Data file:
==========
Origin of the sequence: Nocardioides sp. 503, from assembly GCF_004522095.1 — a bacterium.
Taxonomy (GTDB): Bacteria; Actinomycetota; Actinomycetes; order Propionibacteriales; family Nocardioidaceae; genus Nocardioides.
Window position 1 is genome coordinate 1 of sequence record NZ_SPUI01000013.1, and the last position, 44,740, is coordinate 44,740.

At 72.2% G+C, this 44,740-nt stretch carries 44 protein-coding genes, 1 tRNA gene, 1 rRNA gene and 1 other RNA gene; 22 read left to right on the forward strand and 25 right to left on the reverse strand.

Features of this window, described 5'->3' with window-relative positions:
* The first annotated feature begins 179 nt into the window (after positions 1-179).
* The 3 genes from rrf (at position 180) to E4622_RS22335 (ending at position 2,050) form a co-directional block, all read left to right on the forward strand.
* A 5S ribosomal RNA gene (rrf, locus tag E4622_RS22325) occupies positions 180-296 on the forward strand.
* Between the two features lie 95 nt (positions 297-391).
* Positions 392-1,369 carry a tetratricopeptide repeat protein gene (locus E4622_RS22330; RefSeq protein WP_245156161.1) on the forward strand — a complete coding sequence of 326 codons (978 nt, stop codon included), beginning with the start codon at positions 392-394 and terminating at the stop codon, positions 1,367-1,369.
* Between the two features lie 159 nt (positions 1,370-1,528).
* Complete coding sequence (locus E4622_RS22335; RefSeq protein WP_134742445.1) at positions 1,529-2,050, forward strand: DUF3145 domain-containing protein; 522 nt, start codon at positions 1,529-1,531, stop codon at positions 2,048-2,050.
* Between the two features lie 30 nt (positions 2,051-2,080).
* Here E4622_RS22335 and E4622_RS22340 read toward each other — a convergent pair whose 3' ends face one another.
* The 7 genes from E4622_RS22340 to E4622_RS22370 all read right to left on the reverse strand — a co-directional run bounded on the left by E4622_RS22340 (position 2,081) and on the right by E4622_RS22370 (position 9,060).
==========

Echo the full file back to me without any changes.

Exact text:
Origin of the sequence: Nocardioides sp. 503, from assembly GCF_004522095.1 — a bacterium.
Taxonomy (GTDB): Bacteria; Actinomycetota; Actinomycetes; order Propionibacteriales; family Nocardioidaceae; genus Nocardioides.
Window position 1 is genome coordinate 1 of sequence record NZ_SPUI01000013.1, and the last position, 44,740, is coordinate 44,740.

At 72.2% G+C, this 44,740-nt stretch carries 44 protein-coding genes, 1 tRNA gene, 1 rRNA gene and 1 other RNA gene; 22 read left to right on the forward strand and 25 right to left on the reverse strand.

Features of this window, described 5'->3' with window-relative positions:
* The first annotated feature begins 179 nt into the window (after positions 1-179).
* The 3 genes from rrf (at position 180) to E4622_RS22335 (ending at position 2,050) form a co-directional block, all read left to right on the forward strand.
* A 5S ribosomal RNA gene (rrf, locus tag E4622_RS22325) occupies positions 180-296 on the forward strand.
* Between the two features lie 95 nt (positions 297-391).
* Positions 392-1,369 carry a tetratricopeptide repeat protein gene (locus E4622_RS22330; RefSeq protein WP_245156161.1) on the forward strand — a complete coding sequence of 326 codons (978 nt, stop codon included), beginning with the start codon at positions 392-394 and terminating at the stop codon, positions 1,367-1,369.
* Between the two features lie 159 nt (positions 1,370-1,528).
* Complete coding sequence (locus E4622_RS22335; RefSeq protein WP_134742445.1) at positions 1,529-2,050, forward strand: DUF3145 domain-containing protein; 522 nt, start codon at positions 1,529-1,531, stop codon at positions 2,048-2,050.
* Between the two features lie 30 nt (positions 2,051-2,080).
* Here E4622_RS22335 and E4622_RS22340 read toward each other — a convergent pair whose 3' ends face one another.
* The 7 genes from E4622_RS22340 to E4622_RS22370 all read right to left on the reverse strand — a co-directional run bounded on the left by E4622_RS22340 (position 2,081) and on the right by E4622_RS22370 (position 9,060).